Moiseenko P-1 (2U-B3)

The Moiseenko P-1 (2U-B3) was a two-seat training aircraft that was ordered into production before being cancelled in favour of the very similar Polikarpov P-2.

The P-1 was designed by V L Moiseenko, a designer working at GAZ No.1 in Moscow, in response to a February 1925 specification for a training aircraft to be powered by the Siddeley Puma engine. This was later changed to the BMW IIIa or BMW IV engine. Under the designation system in place between 1923 and 1926 the new aircraft was known as the 2U-B3, with 2U standing for two-seat trainer (uchebnyi) and B3 for the BMW III. This was changed in 1927 to P-1, as the first transitional trainer, or perekhodnyi.

The P-1 was a conventional single bay biplane, but with the normal bracing wires between the wings replaced by a single long bracing strut that ran diagonally from the lower wing root to the upper wing. It was to be armed with a fixed forward firing Vickers machine gun and a flexibly mounted Lewis gun in the rear cockpit.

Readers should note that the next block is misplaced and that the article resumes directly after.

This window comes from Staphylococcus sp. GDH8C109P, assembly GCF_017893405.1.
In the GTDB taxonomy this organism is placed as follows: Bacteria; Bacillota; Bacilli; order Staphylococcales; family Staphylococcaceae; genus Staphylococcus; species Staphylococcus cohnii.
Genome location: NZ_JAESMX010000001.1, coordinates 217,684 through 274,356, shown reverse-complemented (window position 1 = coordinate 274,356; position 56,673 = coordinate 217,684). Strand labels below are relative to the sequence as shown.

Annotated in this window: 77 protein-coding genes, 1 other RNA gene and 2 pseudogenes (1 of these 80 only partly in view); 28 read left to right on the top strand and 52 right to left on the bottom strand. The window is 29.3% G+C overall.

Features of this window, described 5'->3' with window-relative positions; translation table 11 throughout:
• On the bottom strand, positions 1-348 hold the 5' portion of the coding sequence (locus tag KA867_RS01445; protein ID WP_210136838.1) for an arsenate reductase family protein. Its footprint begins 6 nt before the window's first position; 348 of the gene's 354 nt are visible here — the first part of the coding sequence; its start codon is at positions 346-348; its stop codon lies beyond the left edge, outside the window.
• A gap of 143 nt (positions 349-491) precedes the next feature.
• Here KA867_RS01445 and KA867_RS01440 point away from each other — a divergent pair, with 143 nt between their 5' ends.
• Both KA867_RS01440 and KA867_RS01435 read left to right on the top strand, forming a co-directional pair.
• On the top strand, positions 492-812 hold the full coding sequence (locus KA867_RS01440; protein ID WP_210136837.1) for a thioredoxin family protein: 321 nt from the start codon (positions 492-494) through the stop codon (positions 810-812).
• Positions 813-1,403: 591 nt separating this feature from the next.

The prototype was completed on 24 February 1926 and test flown at GAZ No.1, before going for its state trials in September. These were completed on 4 January 1927, and the design was considered successful enough for a batch of ten aircraft to be ordered in February. This success was short-lived. The designer N. Polikarpov, who at the time was also working at GAZ No.1, produced a design for a modified version of the P-1, to be powered by a licence built version of the Hispano-Suiza 8Gb. A mock-up of this design was inspected on 14 April 1927. The new design was considered to be more promising than the P-1, and so work on the ten production aircraft was cancelled and two prototypes of the P-2 were ordered instead. 

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How to cite this article: Rickard, J (14 April 2011), Moiseenko P-1 (2U-B3) ,

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